What's Your Longest Lasting PIV?

  1. I work at a hospital where we sometimes end up with patients for weeks and months. I've taken to tracking my IVs and how long they last.

    I had one that was at 21 days when the patient was discharged and another at 27 days at discharge. Right now I have one that's at 40 days and counting...

    What's the longest that you've had a PIV line last?
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    29 Comments

  3. by   oceangirl1234
    Never seen one last that long. Policy is something like they need to be changed every three days due to increased risk of infection. When they aren't in use, I don't think a lot of my co-workers flush them every shift, so they don't last.

    40 days though? I don't feel comfortable with that length of time...
  4. by   Sour Lemon
    Quote from ~♪♫ in my ♥~
    I work at a hospital where we sometimes end up with patients for weeks and months. I've taken to tracking my IVs and how long they last.

    I had one that was at 21 days when the patient was discharged and another at 27 days at discharge. Right now I have one that's at 40 days and counting...

    What's the longest that you've had a PIV line last?
    Unless PIV means something different than I think it means, three days is the maximum amount of time we're allowed to keep one in any specific site. I can imagine reporting off to the next nurse that the IV was put in 40 days ago ...it wouldn't go well!
  5. by   MunoRN
    Quote from oceangirl1234
    Never seen one last that long. Policy is something like they need to be changed every three days due to increased risk of infection. When they aren't in use, I don't think a lot of my co-workers flush them every shift, so they don't last.

    40 days though? I don't feel comfortable with that length of time...
    Quote from Sour Lemon
    Unless PIV means something different than I think it means, three days is the maximum amount of time we're allowed to keep one in any specific site. I can imagine reporting off to the next nurse that the IV was put in 40 days ago ...it wouldn't go well!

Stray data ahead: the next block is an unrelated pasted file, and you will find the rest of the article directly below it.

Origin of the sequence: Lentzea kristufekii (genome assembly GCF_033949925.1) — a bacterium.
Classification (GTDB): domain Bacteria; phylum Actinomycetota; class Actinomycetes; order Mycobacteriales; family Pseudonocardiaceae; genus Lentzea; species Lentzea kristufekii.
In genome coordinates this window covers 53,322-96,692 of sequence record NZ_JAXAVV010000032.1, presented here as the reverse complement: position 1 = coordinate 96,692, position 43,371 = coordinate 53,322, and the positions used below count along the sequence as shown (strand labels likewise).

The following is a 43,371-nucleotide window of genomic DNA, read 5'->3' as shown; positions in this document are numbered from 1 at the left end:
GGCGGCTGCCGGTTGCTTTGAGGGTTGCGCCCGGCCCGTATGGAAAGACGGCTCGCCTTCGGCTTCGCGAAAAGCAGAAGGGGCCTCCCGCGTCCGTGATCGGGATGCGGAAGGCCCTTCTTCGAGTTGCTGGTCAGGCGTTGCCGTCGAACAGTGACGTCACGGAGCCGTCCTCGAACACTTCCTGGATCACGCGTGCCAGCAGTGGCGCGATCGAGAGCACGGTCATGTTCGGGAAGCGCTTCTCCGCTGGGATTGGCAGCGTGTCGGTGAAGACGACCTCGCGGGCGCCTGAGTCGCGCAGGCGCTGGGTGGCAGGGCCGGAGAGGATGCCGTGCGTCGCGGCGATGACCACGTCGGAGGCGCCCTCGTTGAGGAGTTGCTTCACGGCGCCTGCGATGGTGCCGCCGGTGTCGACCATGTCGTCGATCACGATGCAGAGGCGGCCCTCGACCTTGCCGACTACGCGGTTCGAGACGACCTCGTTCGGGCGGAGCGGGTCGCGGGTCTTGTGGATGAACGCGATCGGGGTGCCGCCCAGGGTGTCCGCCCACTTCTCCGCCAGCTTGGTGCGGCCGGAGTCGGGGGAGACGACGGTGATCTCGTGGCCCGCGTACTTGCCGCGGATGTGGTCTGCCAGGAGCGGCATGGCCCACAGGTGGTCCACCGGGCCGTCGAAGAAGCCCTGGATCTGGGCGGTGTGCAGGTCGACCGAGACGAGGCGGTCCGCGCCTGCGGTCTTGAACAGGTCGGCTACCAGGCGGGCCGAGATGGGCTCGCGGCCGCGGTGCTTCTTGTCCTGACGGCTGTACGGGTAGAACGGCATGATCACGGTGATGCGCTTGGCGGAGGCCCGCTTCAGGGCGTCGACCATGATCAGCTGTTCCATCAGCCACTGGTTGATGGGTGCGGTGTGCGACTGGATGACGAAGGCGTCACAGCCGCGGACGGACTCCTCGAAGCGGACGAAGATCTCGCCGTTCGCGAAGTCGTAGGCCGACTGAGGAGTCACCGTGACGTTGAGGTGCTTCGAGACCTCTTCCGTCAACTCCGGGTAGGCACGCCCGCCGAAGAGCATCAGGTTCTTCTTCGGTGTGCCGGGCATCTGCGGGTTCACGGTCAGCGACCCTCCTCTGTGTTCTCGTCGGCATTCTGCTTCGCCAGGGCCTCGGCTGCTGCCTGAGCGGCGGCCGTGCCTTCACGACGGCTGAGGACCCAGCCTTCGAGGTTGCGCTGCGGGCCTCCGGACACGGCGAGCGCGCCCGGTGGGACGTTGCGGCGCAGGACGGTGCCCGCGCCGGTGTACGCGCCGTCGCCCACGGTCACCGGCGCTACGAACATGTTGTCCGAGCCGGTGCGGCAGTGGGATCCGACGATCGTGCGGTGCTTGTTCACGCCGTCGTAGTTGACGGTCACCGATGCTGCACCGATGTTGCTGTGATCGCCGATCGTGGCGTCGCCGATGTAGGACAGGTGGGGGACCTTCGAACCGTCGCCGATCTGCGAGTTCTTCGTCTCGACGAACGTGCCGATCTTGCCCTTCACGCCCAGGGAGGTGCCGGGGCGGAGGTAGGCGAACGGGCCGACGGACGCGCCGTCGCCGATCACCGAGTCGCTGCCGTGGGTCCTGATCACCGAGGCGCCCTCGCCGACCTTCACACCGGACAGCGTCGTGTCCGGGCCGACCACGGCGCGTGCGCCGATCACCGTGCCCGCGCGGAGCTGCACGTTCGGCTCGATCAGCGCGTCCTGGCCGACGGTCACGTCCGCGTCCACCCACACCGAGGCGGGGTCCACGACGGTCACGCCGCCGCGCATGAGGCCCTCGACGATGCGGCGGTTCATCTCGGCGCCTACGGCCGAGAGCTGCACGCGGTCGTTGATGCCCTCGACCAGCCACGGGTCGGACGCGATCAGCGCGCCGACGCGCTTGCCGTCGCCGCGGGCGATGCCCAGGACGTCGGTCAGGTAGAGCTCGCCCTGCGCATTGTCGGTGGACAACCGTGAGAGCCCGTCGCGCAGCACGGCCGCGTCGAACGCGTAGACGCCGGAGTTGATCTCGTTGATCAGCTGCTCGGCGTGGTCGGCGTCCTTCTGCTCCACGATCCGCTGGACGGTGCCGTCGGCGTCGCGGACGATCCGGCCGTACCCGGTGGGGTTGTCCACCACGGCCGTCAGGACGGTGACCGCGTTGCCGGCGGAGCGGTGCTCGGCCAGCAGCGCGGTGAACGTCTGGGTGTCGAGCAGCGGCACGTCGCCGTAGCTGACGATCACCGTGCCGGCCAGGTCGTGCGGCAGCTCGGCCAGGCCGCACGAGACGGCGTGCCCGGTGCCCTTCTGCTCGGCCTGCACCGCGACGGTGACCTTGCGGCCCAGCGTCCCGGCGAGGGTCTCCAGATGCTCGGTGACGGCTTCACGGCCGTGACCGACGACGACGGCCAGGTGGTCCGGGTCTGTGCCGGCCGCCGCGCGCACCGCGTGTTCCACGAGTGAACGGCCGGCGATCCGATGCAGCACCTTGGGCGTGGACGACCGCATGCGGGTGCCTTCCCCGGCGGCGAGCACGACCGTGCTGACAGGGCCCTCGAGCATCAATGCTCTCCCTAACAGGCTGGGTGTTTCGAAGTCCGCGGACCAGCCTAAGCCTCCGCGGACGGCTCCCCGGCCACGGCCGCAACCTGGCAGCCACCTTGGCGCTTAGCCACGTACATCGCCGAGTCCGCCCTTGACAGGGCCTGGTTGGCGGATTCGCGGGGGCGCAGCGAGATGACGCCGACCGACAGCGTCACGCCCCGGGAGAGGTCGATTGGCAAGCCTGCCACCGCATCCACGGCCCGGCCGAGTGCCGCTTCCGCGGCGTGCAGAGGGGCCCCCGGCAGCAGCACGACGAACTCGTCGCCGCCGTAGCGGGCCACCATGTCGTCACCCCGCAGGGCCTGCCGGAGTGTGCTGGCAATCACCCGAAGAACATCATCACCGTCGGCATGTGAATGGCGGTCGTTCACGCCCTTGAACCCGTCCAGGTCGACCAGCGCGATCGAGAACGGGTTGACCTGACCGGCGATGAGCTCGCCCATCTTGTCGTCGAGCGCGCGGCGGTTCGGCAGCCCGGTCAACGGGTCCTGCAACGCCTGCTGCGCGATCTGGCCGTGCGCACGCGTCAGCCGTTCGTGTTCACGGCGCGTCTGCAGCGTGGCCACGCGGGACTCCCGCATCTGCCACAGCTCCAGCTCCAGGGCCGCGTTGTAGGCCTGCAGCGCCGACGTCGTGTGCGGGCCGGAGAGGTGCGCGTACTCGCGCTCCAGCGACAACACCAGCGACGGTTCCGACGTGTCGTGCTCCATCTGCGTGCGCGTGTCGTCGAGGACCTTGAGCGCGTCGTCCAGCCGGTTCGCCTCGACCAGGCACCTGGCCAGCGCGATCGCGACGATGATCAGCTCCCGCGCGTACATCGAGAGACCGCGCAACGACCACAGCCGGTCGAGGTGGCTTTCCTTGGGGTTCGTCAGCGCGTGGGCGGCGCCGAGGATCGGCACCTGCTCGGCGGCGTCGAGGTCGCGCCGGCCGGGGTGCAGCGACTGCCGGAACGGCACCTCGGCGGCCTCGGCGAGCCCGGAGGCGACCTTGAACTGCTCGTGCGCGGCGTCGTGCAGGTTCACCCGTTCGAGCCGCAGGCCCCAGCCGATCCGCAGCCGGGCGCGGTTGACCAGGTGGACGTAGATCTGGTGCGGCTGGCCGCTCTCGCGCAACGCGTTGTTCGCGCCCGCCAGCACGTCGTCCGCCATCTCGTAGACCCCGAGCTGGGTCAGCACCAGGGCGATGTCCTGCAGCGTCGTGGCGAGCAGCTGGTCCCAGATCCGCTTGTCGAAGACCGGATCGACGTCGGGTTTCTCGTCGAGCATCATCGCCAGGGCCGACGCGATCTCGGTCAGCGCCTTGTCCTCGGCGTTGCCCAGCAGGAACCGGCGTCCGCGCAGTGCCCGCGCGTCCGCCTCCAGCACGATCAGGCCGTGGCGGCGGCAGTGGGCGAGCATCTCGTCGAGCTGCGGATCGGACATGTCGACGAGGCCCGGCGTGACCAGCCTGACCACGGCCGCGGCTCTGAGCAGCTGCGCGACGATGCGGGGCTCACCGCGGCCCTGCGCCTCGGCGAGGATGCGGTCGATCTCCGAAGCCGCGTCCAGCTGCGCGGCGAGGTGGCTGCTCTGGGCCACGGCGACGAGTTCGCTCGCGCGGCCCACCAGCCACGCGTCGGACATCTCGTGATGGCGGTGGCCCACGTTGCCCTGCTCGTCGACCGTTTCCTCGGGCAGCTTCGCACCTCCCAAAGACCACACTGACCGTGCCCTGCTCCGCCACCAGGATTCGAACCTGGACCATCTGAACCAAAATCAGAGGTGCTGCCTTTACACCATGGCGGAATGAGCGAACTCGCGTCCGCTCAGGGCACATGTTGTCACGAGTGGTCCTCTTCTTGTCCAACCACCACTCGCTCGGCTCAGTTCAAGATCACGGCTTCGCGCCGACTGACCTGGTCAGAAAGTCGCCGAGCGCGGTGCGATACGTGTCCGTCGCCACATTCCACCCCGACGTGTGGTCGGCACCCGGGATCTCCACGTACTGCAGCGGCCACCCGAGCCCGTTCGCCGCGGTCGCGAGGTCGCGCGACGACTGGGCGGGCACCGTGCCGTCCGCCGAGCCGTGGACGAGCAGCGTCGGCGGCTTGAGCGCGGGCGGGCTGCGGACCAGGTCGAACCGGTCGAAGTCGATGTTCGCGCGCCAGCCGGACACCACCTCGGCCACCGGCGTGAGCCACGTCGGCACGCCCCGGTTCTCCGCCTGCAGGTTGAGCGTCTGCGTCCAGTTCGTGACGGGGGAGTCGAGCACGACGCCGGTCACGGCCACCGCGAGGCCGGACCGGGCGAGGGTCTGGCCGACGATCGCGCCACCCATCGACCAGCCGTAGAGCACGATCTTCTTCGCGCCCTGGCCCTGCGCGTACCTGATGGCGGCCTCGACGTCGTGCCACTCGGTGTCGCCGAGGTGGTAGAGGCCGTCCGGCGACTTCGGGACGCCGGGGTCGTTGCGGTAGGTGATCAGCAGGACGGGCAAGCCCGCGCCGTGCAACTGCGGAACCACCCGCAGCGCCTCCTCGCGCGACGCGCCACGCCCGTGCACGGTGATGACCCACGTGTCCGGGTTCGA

Current recommendations are to only replace PIV's when clinically indicated based on assessment. There never was actually any evidence to support changing PIV's every 3-4 days in the first place, and multiple RCT's showed no increased risk with changing PIV's based on assessment vs a time schedule. There are however established risks with each IV start, so excessively rotating IV sites is of no benefit and actually exposes the patient to increased risk.

    The first of these studies was done in 2008, by 2010 Cochrane had published their position that PIV sites should only be changed based on assessment finding of complications, over the next few years all of the professional organizations had changed their recommendations to changing sites based on assessment rather than a timeframe.
  6. by   blondy2061h
    Our policy is that they only get changed if they need to be changed. We attempt to change the dressing around them q7d at a minimum of we can without damaging it and the tubing q96 hours but the IV itself can stay in as long as need be.

    That being said- anyone at my facility needing IV access for more than 2 weeks would find themselves with a picc unless they were refusing.
  7. by   meanmaryjean
    Pediatric ECMO patient had one last about three weeks. You can't really re-start as they are so anticoagulated so we just left 'em and if they quit working just clamped off until they were off ECMO and their coags had returned to reasonable levels.
  8. by   Sour Lemon
    Quote from MunoRN
    Current recommendations are to only replace PIV's when clinically indicated based on assessment. There never was actually any evidence to support changing PIV's every 3-4 days in the first place, and multiple RCT's showed no increased risk with changing PIV's based on assessment vs a time schedule. There are however established risks with each IV start, so excessively rotating IV sites is of no benefit and actually exposes the patient to increased risk.